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Re: Python 3.0 - is this true?

P: n/a
On 08Nov2008 19:17, walterbyrd <wa********@iname.comwrote:
| On Nov 8, 12:02*pm, Arnaud Delobelle <arno...@googlemail.comwrote:
| It goes well with duck typing. *It lets you know when you things happen
| that you don't mean to happen.
| But doesn't that also make the language less flexible?

No. All you need to do is define the comparison criterion so Python
doesn't make an arbitrary guess.

| For example, if I used C, I would never have to worry about assigning
| a float to an integer variable. The language will not allow it.

Hmm. I presume you've never used unions in C then?
Or cast to void* then back to another pointer?
C code can be written to pay a fair amount of attention to types
and protect (or warn, depending) about a lot of typing issues.
But you can also, either deliberately or through sloppiness,
do all sorts of nasty type mangling, including assigning a float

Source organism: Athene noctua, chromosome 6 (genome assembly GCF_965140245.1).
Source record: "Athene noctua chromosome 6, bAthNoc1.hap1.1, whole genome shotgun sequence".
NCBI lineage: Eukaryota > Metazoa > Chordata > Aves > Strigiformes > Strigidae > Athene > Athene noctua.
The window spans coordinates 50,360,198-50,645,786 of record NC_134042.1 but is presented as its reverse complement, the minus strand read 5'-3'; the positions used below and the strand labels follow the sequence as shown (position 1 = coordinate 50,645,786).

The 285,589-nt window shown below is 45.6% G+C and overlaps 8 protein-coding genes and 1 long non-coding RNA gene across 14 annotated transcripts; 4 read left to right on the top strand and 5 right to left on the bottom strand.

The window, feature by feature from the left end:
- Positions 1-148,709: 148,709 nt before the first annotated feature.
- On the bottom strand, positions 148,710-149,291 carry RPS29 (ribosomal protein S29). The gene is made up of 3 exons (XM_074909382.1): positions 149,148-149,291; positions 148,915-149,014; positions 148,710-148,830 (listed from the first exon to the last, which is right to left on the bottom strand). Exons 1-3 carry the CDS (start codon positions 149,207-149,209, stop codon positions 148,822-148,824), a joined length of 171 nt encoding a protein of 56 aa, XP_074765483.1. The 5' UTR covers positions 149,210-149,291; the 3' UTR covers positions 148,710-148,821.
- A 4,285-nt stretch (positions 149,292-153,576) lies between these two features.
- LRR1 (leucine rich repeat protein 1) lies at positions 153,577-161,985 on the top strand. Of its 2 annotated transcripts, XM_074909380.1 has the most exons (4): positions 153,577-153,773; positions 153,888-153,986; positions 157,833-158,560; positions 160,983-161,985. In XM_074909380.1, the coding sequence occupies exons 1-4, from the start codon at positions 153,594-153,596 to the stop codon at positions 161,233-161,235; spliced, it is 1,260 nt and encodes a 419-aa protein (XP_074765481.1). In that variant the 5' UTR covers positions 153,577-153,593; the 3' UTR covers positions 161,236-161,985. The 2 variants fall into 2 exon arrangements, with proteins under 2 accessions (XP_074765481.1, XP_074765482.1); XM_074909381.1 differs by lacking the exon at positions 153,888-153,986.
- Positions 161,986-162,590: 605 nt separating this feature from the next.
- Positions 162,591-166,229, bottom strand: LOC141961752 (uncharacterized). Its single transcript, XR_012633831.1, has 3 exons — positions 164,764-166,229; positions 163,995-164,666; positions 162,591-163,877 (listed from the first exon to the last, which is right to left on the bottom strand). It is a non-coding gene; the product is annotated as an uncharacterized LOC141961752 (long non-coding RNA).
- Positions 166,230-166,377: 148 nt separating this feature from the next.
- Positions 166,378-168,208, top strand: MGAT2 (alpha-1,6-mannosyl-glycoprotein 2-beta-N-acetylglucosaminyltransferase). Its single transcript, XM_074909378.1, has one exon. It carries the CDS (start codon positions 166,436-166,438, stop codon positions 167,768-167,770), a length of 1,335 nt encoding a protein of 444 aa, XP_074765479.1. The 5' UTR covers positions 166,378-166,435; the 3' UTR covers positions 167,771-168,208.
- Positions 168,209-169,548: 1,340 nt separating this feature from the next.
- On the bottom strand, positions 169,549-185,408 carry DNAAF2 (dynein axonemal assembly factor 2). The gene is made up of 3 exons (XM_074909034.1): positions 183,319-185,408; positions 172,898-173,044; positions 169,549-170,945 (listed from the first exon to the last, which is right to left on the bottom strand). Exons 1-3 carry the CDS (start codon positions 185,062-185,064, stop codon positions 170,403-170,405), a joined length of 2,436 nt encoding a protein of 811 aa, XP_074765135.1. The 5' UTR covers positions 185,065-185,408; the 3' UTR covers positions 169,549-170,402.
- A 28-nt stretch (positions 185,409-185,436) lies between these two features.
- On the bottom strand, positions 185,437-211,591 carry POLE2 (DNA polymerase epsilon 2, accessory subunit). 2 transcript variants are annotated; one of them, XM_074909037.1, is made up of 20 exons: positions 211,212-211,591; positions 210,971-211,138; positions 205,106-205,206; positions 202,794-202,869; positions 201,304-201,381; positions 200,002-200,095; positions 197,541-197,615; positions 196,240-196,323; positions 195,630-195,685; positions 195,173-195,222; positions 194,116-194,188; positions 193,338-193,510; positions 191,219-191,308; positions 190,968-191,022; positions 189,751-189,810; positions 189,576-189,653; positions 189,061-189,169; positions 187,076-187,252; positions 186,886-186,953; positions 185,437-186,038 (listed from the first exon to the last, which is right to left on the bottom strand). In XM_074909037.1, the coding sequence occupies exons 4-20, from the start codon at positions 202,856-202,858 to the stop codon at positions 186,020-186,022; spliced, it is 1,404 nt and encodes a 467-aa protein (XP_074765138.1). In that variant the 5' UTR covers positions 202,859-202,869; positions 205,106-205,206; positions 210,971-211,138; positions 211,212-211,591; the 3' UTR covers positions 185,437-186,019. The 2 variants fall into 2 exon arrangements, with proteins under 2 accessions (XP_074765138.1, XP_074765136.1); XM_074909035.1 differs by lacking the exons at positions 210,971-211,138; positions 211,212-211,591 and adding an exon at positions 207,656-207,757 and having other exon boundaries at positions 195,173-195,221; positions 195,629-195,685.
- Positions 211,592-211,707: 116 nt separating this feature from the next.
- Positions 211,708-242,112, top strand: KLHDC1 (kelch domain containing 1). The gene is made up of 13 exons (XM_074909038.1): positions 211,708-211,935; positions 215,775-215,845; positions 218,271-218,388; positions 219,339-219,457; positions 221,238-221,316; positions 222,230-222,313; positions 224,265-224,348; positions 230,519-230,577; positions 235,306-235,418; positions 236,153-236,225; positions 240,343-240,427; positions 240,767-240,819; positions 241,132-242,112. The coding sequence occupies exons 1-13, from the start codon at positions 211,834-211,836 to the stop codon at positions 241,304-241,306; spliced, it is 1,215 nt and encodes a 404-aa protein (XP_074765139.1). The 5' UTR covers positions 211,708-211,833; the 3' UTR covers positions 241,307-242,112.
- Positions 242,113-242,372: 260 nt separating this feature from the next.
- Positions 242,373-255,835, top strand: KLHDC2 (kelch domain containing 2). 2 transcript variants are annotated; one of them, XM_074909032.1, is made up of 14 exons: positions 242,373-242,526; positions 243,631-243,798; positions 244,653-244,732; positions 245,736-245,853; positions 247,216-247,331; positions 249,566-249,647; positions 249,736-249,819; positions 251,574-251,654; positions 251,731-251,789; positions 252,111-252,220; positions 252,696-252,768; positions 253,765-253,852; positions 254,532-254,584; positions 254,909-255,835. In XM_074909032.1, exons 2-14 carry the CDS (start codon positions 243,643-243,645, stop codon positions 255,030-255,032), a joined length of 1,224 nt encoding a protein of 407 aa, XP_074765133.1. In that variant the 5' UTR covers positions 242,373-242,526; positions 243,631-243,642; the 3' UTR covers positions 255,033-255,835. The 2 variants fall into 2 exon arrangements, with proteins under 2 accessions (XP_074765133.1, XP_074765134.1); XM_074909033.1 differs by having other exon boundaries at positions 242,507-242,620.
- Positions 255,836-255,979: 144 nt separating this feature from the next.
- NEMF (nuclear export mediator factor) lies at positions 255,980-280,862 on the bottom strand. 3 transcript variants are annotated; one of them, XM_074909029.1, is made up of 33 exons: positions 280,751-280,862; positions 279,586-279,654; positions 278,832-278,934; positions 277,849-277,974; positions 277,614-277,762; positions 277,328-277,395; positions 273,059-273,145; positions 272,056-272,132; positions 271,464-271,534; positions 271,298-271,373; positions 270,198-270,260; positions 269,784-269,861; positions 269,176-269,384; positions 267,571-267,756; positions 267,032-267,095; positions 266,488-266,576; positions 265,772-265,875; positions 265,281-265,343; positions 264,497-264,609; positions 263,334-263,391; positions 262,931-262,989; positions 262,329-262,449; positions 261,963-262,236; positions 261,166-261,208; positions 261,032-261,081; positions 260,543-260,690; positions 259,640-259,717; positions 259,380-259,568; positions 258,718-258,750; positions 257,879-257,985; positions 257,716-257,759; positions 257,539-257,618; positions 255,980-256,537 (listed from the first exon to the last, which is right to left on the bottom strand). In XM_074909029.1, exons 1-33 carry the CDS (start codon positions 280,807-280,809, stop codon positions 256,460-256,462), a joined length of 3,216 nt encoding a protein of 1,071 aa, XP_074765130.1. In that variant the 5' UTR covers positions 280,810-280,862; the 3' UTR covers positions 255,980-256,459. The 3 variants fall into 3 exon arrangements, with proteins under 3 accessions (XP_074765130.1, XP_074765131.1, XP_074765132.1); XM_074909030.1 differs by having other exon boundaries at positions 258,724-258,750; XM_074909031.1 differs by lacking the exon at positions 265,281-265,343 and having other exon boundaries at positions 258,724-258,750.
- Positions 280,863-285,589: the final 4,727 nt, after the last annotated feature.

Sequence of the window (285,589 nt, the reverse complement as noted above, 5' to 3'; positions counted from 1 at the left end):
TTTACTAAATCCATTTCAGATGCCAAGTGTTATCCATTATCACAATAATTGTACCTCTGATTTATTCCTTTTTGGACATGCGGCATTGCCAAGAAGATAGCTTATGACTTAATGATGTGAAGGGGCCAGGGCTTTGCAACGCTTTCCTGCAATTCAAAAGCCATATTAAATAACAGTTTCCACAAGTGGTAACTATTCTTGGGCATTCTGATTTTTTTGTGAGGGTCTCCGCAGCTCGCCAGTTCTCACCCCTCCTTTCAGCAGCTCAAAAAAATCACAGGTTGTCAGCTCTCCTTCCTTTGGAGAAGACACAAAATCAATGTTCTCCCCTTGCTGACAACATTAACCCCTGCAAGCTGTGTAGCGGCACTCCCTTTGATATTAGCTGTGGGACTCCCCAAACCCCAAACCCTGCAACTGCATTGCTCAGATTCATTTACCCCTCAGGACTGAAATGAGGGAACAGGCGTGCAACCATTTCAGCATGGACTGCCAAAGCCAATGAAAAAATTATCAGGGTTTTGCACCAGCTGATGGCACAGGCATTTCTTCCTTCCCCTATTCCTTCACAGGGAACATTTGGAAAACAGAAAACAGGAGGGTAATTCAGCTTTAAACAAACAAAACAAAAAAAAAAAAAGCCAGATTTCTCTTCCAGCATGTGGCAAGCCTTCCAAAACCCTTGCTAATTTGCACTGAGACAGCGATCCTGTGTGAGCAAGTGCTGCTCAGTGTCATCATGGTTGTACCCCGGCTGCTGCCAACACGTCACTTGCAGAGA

into space used elsewhere as an integer variable.

| I
| thought that python's flexibility, in regard to that sort of thing,
| was supposed to be one of python's great strengths.
| Would it be better if python lists only accepted one type of data?

No. That would be less flexible.

| Wouldn't that even go further to let you know when things happen, that
| you don't mean to happen?

If I meant to put different types in a list, then this would be a
serious problem.
Cameron Simpson <
Nov 9 '08 #1
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